The Executive Office for Immigration Review (EOIR) was created on January 9, 1983, through an internal Department of Justice (DOJ) reorganization which combined the Board of Immigration Appeals (BIA or Board) with the Immigration Judge function previously performed by the former Immigration and Naturalization Service (INS) (now part of the Department of Homeland Security). Besides establishing EOIR as a separate agency within DOJ, this reorganization made the Immigration Courts independent of INS, the agency charged with enforcement of Federal immigration laws. The Office of the Chief Administrative Hearing Officer (OCAHO) was added in 1987. In 2013, EOIR observed its 30th anniversary.
EOIR is also separate from the Office of Special Counsel for Immigration-Related Unfair Employment Practices in the DOJ Civil Rights Division and the Office of Immigration Litigation in the DOJ Civil Division.
As an office within the Department of Justice, EOIR is headed by a Director who reports directly to the Deputy Attorney General. Its headquarters are located in Falls Church, Virginia, about 10 miles from downtown Washington, DC.
The Executive Office for Immigration Review (EOIR) is responsible for adjudicating immigration cases. Specifically, under delegated authority from the Attorney General, EOIR interprets and administers federal immigration laws by conducting immigration court proceedings, appellate reviews, and administrative hearings. EOIR is committed to providing fair, expeditious, and uniform application of the nation's immigration laws in all cases.
The internship is an unpaid/volunteer position. Interns work under the supervision of the Attorney Advisor/Judicial Law Clerk, but will interact with individual Immigration Judges. Assignments vary depending on the Court’s docket, but generally entail:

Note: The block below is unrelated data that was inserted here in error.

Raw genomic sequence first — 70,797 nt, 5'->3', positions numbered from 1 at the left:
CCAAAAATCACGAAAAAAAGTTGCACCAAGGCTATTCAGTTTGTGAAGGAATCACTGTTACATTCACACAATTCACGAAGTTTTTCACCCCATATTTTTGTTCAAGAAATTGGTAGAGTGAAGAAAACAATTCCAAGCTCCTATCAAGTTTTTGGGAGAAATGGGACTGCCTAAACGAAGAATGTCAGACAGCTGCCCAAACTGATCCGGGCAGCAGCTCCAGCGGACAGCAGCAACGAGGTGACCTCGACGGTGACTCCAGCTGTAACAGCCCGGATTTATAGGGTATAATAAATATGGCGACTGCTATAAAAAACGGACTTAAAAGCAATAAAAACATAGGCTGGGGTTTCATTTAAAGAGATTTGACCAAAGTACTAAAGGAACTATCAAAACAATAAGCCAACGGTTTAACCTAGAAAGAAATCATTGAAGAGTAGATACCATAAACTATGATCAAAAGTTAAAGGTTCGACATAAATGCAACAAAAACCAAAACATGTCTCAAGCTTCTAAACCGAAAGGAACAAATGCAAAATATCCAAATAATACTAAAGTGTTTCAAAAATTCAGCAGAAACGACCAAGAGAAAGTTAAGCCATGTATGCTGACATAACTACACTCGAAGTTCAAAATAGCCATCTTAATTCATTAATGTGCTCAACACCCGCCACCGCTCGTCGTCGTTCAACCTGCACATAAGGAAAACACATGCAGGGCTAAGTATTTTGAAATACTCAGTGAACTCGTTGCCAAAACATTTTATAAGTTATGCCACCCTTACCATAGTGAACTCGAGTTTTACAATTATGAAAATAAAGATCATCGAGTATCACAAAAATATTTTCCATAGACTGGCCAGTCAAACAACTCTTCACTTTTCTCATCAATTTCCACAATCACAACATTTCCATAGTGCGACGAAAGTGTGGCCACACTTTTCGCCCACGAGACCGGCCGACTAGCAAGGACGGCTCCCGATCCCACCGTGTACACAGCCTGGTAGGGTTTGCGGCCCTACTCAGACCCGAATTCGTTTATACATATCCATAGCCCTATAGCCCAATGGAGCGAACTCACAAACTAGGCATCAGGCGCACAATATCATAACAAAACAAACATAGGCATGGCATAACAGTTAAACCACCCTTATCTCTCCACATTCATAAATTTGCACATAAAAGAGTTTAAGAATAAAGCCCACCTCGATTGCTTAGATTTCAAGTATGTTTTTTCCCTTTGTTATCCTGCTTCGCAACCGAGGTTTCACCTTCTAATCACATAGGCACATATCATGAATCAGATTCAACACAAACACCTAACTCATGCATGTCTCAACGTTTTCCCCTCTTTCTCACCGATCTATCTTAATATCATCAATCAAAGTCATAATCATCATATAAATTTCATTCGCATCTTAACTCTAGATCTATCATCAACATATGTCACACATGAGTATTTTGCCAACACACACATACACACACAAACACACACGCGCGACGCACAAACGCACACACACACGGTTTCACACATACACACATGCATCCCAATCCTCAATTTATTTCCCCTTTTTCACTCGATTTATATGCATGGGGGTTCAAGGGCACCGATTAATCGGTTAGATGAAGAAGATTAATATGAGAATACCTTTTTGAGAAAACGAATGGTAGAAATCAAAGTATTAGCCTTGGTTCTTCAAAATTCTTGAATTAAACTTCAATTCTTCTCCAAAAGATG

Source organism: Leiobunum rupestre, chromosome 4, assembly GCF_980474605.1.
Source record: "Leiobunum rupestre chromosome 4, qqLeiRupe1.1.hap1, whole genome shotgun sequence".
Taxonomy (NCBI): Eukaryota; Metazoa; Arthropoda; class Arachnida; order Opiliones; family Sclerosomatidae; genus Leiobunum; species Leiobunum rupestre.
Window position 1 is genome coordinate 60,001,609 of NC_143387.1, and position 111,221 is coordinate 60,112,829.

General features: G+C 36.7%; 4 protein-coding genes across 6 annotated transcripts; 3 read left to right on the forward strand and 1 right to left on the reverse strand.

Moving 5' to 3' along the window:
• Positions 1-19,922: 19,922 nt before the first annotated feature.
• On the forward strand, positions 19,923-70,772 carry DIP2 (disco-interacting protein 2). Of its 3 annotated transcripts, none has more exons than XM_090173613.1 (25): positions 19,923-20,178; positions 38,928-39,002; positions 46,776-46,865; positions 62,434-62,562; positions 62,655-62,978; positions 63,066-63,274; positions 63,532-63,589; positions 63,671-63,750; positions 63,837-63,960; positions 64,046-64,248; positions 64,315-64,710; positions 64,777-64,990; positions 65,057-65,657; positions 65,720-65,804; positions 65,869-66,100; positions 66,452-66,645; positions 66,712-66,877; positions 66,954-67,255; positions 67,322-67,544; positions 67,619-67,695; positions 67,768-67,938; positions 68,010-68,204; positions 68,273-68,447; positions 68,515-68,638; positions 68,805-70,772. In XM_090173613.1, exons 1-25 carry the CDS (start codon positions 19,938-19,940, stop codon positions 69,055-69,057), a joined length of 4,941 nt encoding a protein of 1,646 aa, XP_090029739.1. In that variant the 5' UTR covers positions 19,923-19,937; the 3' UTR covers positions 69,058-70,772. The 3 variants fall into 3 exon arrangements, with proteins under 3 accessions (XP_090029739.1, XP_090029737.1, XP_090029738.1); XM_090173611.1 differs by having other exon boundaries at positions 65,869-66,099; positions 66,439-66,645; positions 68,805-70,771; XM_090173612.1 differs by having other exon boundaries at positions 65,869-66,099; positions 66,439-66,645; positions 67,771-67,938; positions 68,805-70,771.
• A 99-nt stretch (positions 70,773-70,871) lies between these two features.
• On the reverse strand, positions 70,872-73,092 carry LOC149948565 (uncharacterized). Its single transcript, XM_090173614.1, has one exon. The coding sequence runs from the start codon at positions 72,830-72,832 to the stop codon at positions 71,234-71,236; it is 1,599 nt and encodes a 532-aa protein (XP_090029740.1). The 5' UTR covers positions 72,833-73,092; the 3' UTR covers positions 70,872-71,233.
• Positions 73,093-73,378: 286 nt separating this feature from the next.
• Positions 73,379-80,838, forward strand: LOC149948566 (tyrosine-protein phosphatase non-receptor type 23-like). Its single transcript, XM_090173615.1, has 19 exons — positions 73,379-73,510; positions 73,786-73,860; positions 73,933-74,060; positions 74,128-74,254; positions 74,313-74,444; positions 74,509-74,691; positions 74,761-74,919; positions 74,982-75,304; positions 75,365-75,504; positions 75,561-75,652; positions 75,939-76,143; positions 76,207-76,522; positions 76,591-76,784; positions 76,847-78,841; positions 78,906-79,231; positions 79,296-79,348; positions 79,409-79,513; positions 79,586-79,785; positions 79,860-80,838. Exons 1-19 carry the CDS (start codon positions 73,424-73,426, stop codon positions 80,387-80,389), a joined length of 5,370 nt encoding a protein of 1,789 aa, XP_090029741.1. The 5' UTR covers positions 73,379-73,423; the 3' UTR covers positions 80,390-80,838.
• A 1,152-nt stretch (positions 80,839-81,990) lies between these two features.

Research and preparation of memoranda on complex legal issues
Drafting decisions on motions pending before the Court
Drafting decisions on applications for relief from removal
Completion of projects related to court functioning and immigration law
During the course of the internship, the intern will be able to observe removal hearings and work on cases involving several forms of relief from removal, including asylum, adjustment of status, and cancellation of removal.
Strong legal research and writing skills
- Interest or prior study/experience in immigration law
- Current enrollment in law school
- United States citizenship
- Ability to successfully complete a background investigation and fulfill residency requirement
- Willingness to agree to a set work schedule during the Fall 2019 Semester
Interested students should submit a cover letter, resume, five to ten page writing sample, and a transcript (unofficial) via email in one PDF file to Rachel.Clark@USDOJ.gov by April 29, 2019.